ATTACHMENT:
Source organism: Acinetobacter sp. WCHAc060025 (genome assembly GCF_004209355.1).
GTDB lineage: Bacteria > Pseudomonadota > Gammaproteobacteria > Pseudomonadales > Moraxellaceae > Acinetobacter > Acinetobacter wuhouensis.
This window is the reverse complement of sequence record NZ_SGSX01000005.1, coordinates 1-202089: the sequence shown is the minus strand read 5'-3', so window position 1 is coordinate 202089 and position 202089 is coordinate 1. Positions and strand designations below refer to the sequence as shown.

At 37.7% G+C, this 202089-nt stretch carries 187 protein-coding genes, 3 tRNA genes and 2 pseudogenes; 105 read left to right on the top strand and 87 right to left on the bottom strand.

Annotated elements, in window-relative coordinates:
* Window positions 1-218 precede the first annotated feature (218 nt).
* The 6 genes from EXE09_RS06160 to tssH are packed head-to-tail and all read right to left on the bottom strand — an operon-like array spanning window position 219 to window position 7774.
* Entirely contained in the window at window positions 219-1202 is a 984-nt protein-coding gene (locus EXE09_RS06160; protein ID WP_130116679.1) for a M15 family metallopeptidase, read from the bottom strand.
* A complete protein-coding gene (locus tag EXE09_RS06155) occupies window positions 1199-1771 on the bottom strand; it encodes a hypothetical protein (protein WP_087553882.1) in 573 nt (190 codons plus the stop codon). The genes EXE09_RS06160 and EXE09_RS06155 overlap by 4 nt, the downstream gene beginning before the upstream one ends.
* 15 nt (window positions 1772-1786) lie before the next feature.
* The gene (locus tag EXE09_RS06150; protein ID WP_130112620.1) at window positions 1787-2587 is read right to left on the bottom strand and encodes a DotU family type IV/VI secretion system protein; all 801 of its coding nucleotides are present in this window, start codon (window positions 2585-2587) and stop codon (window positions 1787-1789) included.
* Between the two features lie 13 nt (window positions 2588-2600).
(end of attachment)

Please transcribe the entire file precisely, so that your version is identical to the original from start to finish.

Source organism: Acinetobacter sp. WCHAc060025 (genome assembly GCF_004209355.1).
GTDB lineage: Bacteria > Pseudomonadota > Gammaproteobacteria > Pseudomonadales > Moraxellaceae > Acinetobacter > Acinetobacter wuhouensis.
This window is the reverse complement of sequence record NZ_SGSX01000005.1, coordinates 1-202089: the sequence shown is the minus strand read 5'-3', so window position 1 is coordinate 202089 and position 202089 is coordinate 1. Positions and strand designations below refer to the sequence as shown.

At 37.7% G+C, this 202089-nt stretch carries 187 protein-coding genes, 3 tRNA genes and 2 pseudogenes; 105 read left to right on the top strand and 87 right to left on the bottom strand.

Annotated elements, in window-relative coordinates:
* Window positions 1-218 precede the first annotated feature (218 nt).
* The 6 genes from EXE09_RS06160 to tssH are packed head-to-tail and all read right to left on the bottom strand — an operon-like array spanning window position 219 to window position 7774.
* Entirely contained in the window at window positions 219-1202 is a 984-nt protein-coding gene (locus EXE09_RS06160; protein ID WP_130116679.1) for a M15 family metallopeptidase, read from the bottom strand.
* A complete protein-coding gene (locus tag EXE09_RS06155) occupies window positions 1199-1771 on the bottom strand; it encodes a hypothetical protein (protein WP_087553882.1) in 573 nt (190 codons plus the stop codon). The genes EXE09_RS06160 and EXE09_RS06155 overlap by 4 nt, the downstream gene beginning before the upstream one ends.
* 15 nt (window positions 1772-1786) lie before the next feature.
* The gene (locus tag EXE09_RS06150; protein ID WP_130112620.1) at window positions 1787-2587 is read right to left on the bottom strand and encodes a DotU family type IV/VI secretion system protein; all 801 of its coding nucleotides are present in this window, start codon (window positions 2585-2587) and stop codon (window positions 1787-1789) included.
* Between the two features lie 13 nt (window positions 2588-2600).